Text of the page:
Large turnout for leading Corowa racehorse trainer Richard Freyer

FINAL RACE: Richard Freyer's coffin is lifted into the back of the hearse by pall bearers at his funeral on Saturday. Pictures: JAMES WILTSHIRE
FINAL RACE: Richard Freyer's coffin is lifted into the back of the hearse by pall bearers at his funeral on Saturday. Pictures: JAMES WILTSHIRE

A SEEMINGLY endless list of triumphs by racehorses prepared by legendary Corowa trainer Richard Freyer were recalled at his funeral on Saturday.

St John’s Anglican Church in Freyer’s hometown of 69 years was overflowing with family, friends and racing industry participants on a rare race-free day on the calendar following his passing last Monday.

Freyer’s niece Fiona Atkins said the trainer, who dominated Riverina racing for two decades, became hooked on the sport when he witnessed greyhound racing as a five-year-old before inevitably following his late father and champion trainer, Jack, into the training ranks.

But his introduction to the sport of kings was firstly as an amateur jockey, who was credited with becoming the tallest jockey to win a race at Randwick when he rode Swift Chief to victory for his father in 1965.

Racecaller Paul Francis described as “destiny” Freyer following in the footsteps of his father Jack, who died 12 years ago.

Between them they won 13 Albury Cups, but the victories weren’t confined solely to Riverina and North-East Victorian tracks.

Francis said Freyer was a “household name” in racing when In The Navy won at Flemington on Melbourne Cup day 1987 and just for good measure trained multiple winners at Corowa and Wagga on the same day.

Sir Knight was also a multiple city winner and Freyer displayed his training versatility when Miratec won the Australian Steeplechase at Sandown in 2005.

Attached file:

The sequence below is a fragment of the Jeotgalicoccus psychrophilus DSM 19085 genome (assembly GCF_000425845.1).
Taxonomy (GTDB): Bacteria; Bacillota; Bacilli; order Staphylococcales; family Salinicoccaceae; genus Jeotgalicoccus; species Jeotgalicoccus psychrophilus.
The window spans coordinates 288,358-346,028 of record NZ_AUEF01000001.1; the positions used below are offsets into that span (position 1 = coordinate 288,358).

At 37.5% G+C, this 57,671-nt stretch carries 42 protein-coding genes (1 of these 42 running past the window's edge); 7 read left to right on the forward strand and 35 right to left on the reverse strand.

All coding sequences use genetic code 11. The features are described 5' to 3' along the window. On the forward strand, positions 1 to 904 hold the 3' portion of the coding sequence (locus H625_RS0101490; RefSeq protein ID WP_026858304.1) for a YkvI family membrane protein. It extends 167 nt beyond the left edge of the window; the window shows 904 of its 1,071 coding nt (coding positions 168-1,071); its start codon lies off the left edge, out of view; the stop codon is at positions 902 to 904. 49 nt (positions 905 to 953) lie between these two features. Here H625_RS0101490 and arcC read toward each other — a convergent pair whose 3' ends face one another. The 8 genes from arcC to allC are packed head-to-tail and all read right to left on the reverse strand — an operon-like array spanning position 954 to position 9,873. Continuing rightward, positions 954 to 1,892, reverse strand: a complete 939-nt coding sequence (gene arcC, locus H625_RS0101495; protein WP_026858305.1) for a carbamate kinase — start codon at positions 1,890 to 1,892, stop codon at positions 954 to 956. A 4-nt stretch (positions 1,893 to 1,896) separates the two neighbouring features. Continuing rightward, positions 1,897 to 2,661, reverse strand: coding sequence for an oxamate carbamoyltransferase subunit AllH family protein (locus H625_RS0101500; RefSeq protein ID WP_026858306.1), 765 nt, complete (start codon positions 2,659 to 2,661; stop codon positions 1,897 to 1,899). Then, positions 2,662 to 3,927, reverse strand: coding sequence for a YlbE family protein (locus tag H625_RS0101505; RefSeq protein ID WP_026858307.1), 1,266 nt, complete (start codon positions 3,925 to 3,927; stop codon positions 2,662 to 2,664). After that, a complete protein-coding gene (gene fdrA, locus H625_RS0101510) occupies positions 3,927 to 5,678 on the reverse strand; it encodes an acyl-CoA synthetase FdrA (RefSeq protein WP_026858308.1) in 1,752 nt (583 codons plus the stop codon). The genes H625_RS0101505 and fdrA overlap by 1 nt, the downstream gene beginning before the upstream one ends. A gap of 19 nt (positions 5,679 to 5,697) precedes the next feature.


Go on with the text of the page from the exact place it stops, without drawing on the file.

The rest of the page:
PACKED HOUSE: St John's Anglican Church, Corowa was over-flowing for Richard Freyer funeral. He died on Monday, aged 69.

PACKED HOUSE: St John's Anglican Church, Corowa was over-flowing for Richard Freyer funeral. He died on Monday, aged 69.

In the same year, Freyer produced Leica Falcon, who would run a gallant fourth behind Makybe Diva in the Melbourne Cup with an entire community right behind.

Freyer also produced four horses who would win the Corowa-Albury cup double beginning with Prince Tone in 1984.

“Richard has passed the post, but his legacy will live on and his records will never be beaten,” Francis said.

Father Rex Everett said Freyer also had a gift of bringing out the best in not so talented horses.

Among the fellow trainers, past and present, at his funeral were John Knight, Liz Aalbers, David O’Prey, Peter Maher, Brian Cox and Wayne Nichols and jockeys who had ridden some of his 2500-plus career winners, Graham Power, Nic Souquet, Brendan Ward, Matthew Cahill and Dale Broadfoot.